Our friends at UC Cooperative Extension are putting on a two-part workshop series at six Northern California locations designed especially for farmers interested in producing value-added products in their home kitchens. Participants will learn about the new California Homemade Food Act (AB1616), which allows individuals to prepare and package certain non-potentially hazardous foods in private-home kitchens referred to as “Cottage Food Operations” (CFOs). The workshop series will cover: CFO Law; food science and sanitation; business operations for CFOs; packaging, storage, and marketing of CFO products; and hands-on demonstrations and tastings of CFO products. $25 with advance registration/$40 at the door, space permitting. For more information and to register: http://ucanr.edu/cfoworkshops.
On Wednesday, April 30, the Neighborhood Food Act passed out of the Assembly Local Government Committee by a narrow margin. Assemblymember Bradford worked with the Committee to make some tough decisions to address concerns raised by opponents and some members of the Committee. Assemblymember Bradford agreed to remove the city zoning component of the bill and make some further adjustments to the tenants’ rights section, limiting the growing space to the backyard. We do not believe the bill would have passed out of the Committee without these agreements.
The big property owners' lobby, the American Planning Association and the League of California Cities are trying to kill our bill. They do not want to grant all Californians the right to grow food on land they already have lawful access to.
The California Department of Public Health (CDPH) issued proposed additions to the list of allowed foods under the CA Homemade Food Act yesterday. These are proposed additions to the list, so the changes to the list will not go into effect for another 30 days and are subject to change based on public comment.Read more
A conversation with SELC's program directors Ricardo Nuñez and Yassi Eskandari-Qajar about the where the sharing economy is at and where SELC believes it should be going. One listener replied after the show, "Gettin to call in to the SELC folks. It does not get any better than that. Thank you."Read more
The Sustainable Economies Law Center has officially submitted a letter of support for AB-129, the California Alternative Currencies Act. This bill makes an important amendment to the California Corporations Code, clarifying that the use and circulation of alternative currencies is not prohibited. While SELC has advocated for removing Section 107 of the CA Corporations Code, this bill still takes a step toward a more resilient monetary system by legitimizing the use of alternative currencies in California.
The term "alternative currencies" can denote a wide range of currency designs and projects, and is not clearly defined in this bill. SELC specifically advocates for "community currencies" - forms of exchange designed to meet the particular needs of specific communities or regions, and that are democratically controlled and managed by the communities using them.
Read more about SELC's Community Currencies advocacy here. Continue reading below for how you can support this bill, too.Read more
Happy Spring, SELC supporters! We’ve been busy preparing the soil of a new legal landscape that supports community resilience. Will you help us sow seeds of resilience this spring?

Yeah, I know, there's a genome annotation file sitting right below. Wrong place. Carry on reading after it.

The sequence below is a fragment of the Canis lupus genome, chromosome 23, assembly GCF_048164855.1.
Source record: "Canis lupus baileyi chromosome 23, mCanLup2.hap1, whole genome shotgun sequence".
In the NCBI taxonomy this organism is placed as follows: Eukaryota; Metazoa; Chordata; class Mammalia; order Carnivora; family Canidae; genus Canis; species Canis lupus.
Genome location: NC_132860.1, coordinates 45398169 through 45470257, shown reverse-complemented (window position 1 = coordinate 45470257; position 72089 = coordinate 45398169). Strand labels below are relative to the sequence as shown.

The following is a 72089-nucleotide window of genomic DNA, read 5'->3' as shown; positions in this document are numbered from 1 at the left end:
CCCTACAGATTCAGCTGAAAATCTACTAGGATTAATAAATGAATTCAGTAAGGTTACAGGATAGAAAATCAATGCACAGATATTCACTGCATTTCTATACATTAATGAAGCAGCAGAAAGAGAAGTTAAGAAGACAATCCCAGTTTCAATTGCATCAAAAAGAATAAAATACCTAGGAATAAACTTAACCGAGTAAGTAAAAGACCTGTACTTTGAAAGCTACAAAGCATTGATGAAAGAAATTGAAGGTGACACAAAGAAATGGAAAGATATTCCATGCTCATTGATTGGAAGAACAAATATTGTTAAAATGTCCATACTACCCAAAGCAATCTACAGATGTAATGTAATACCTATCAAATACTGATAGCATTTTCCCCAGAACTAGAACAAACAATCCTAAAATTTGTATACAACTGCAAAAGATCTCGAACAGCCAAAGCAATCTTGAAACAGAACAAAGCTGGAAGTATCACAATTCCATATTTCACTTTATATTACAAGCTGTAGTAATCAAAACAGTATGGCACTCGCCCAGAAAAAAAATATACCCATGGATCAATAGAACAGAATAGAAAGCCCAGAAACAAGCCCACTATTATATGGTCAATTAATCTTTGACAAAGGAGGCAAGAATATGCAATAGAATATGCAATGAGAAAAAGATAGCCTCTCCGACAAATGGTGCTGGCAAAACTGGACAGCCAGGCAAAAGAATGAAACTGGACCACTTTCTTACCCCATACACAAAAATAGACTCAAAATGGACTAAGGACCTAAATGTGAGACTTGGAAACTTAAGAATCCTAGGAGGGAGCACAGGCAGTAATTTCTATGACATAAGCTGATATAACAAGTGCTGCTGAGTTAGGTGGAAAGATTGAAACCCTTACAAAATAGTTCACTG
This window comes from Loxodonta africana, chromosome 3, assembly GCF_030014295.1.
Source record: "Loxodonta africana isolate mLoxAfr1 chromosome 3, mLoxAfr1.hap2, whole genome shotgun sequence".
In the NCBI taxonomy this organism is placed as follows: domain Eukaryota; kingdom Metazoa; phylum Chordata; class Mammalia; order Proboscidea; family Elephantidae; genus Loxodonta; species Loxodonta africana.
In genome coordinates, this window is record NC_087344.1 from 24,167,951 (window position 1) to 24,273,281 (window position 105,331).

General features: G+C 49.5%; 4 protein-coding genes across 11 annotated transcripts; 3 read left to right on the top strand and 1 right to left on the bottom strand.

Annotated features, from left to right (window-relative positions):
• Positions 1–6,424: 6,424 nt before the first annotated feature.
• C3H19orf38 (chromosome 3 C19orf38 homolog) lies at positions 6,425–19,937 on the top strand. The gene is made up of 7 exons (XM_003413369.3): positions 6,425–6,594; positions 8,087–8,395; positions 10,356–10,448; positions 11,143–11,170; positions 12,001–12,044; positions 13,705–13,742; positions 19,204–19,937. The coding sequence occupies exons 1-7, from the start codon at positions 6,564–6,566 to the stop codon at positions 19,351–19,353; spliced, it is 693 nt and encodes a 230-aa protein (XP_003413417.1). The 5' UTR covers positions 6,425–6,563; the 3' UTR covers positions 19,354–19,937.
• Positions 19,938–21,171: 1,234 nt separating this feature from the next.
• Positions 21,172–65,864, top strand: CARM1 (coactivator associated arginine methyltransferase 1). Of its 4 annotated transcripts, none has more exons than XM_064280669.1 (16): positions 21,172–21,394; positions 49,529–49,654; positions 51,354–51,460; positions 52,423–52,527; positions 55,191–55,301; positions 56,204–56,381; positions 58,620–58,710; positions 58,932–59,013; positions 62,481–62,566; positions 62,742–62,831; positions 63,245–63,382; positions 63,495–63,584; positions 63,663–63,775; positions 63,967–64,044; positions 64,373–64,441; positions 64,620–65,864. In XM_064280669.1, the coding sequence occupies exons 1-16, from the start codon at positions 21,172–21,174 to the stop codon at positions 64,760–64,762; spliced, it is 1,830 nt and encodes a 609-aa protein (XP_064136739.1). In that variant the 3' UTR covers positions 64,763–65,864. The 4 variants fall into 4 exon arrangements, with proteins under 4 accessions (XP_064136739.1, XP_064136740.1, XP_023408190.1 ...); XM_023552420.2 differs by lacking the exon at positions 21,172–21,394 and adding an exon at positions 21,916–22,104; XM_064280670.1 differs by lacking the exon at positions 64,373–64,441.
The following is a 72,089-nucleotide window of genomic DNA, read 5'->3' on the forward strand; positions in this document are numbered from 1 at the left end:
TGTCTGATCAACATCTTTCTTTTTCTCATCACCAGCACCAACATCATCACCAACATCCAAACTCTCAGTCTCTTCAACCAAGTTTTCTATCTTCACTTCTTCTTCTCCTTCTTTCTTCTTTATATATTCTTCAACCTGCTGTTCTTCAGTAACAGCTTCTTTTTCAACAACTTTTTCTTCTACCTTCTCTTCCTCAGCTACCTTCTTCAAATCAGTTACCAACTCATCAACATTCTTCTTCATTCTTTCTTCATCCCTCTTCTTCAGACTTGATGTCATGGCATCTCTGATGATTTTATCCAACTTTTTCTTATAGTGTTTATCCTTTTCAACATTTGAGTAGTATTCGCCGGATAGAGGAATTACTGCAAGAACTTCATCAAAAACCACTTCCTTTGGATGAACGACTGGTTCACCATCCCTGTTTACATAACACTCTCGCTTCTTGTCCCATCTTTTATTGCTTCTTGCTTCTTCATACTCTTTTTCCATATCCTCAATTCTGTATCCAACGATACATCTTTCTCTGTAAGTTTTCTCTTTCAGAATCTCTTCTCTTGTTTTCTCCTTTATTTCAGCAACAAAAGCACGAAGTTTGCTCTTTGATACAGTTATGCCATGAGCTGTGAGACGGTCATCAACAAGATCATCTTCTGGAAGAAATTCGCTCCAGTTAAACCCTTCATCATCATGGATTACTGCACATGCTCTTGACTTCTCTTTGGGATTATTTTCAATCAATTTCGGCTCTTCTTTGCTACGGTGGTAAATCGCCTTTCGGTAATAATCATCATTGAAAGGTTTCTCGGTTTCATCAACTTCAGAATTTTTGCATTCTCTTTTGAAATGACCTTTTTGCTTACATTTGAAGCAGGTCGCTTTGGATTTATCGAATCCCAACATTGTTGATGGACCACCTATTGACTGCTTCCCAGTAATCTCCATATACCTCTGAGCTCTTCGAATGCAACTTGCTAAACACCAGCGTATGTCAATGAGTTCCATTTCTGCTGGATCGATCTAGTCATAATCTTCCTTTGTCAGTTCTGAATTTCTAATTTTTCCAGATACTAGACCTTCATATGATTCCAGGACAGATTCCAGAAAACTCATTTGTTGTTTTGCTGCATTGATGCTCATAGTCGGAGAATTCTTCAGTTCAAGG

Help us legalize sharing and grow the movement for more just and resilient economies - join our Community TODAY by becoming a SELC Community Member!
Like a community-supported farm, SELC thrives when our community invests in our work - whether that is an investment of time or money. That’s why we are excited to launch our new Community Membership Campaign! By becoming a SELC Founding Member, you can turn our advocacy campaigns into new laws, grow our community of passionate new economy advocates, and get special discounts and invitations to future SELC events and workshops!Read more
We've been working towards this groundbreaking moment for two years. California State Assemblymember Steven Bradford has introduced AB 2561, the California Neighborhood Food Act, which, if passed into law, will remove zoning law barriers and other obstacles to growing produce for personal use or for sale throughout California.
It's time to legalize front yard and backyard gardens, community gardens and farm micro-enterprises! It's time to bring fresh, local produce to all communities in California, regardless of geographic limitations and socio-economic status!
Now we need your help to ensure the Neighborhood Food Act will become law.
Sustainable Economies Law Center (SELC) believes that food industry laws should be scale-appropriate in order to allow casual barter arrangements, micro-enterprise, and small businesses to thrive. This winter, California State Assemblymember Mariko Yamada introduced a bill, AB 2505, to allow small-scale home dairy farms to sell and exchange small amounts of excess milk without needing to have a large and expensive processing facility and jump through other legal hoops.Read more
The Arroyo Seco Network of Time Banks (ASNTB) has just launched the first ever small business community revolving loan fund operated by a Time Bank. Two loans have already been granted to community members who qualify as "economically distressed, women, the environment, community sustainability, social enterprises, member of the ASNTB, cooperatives, or other sharing economy initiatives."
The Sustainable Economies Law Center is proud to have provided legal assistance in support of this model organization.Read more